G8 Nations Should Honor Development Commitments Made to Africa, Editorial Says
The "defining idea behind" the Group of Eight industrialized nations is "that they all confront global challenges and should work together to meet them," a Boston Globe editorial says, adding, "But this premise is being sorely tested this week" when G8 leaders met for their summit in Japan. G8 members "may make progress in at least one way: in honoring pledges given at the 2005 G8 summit for aid to Africa," according to the editorial. It adds, "Japan has been particularly serious about keeping the G8's 2005 promises to deliver $50 billion annually by 2010 for African development and the fight against malaria, HIV/AIDS and other diseases." The U.S. is "contributing about $15 billion a year in AIDS relief," the editorial says, adding, "But some of the Europeans have been less forthcoming."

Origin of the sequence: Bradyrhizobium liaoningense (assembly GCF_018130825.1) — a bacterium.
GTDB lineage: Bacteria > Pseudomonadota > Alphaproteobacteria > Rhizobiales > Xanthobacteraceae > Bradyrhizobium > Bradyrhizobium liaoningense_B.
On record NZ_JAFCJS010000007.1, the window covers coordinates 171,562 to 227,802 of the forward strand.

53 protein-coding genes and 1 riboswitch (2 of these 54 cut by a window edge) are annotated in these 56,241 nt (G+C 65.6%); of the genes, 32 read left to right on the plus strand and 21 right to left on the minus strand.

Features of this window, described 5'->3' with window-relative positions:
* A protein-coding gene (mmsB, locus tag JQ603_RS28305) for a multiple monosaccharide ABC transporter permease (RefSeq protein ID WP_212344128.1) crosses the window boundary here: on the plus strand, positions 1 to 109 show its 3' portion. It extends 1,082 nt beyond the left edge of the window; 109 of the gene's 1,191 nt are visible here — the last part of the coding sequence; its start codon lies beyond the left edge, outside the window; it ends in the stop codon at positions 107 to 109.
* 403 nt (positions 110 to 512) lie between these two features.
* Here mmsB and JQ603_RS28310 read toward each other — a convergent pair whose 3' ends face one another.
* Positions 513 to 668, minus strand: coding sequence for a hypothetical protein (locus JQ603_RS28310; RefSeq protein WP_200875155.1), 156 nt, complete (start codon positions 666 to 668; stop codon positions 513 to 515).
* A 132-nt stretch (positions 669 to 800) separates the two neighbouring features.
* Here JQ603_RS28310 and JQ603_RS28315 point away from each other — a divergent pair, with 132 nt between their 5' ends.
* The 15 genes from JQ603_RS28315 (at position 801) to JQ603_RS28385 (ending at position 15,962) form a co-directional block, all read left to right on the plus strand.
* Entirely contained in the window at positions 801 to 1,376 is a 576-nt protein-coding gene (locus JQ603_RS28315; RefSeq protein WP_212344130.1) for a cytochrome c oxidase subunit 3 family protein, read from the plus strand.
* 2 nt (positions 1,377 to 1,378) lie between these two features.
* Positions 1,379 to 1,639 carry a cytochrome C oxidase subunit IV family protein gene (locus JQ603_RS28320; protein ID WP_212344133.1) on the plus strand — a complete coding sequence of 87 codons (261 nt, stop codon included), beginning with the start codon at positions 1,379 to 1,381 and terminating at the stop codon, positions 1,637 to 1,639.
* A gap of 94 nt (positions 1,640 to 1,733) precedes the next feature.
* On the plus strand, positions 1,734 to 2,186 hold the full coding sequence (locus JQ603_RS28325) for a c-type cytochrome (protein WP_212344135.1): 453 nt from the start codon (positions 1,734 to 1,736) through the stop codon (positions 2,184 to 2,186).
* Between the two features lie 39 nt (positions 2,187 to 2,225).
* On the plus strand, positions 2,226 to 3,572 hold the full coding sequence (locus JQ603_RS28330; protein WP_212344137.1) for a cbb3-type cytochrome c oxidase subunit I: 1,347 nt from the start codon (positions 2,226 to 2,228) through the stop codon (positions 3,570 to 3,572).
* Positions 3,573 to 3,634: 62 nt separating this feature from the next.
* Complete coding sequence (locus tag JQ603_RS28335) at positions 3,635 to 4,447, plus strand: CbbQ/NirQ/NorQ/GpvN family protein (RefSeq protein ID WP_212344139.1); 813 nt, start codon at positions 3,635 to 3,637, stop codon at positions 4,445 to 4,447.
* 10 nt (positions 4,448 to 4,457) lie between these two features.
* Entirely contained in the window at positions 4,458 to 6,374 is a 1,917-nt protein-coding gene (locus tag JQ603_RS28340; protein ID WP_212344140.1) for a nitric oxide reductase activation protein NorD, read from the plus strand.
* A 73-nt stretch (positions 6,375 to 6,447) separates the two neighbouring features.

According to the editorial, it was a "good sign that [President] Bush, in the presence of Japanese Prime Minister Yasuo Fukuda, backed Japan's push for detailed assessments of how well each member is doing in delivering the promised aid for Africa." It adds, "Until now, only a small portion of the pledged assistance has actually been transferred from donor countries to recipients." The "old model of national interests conflicting with the interest of humanity is a danger to G8 members and every other country in the world," the editorial concludes (Boston Globe, 7/9).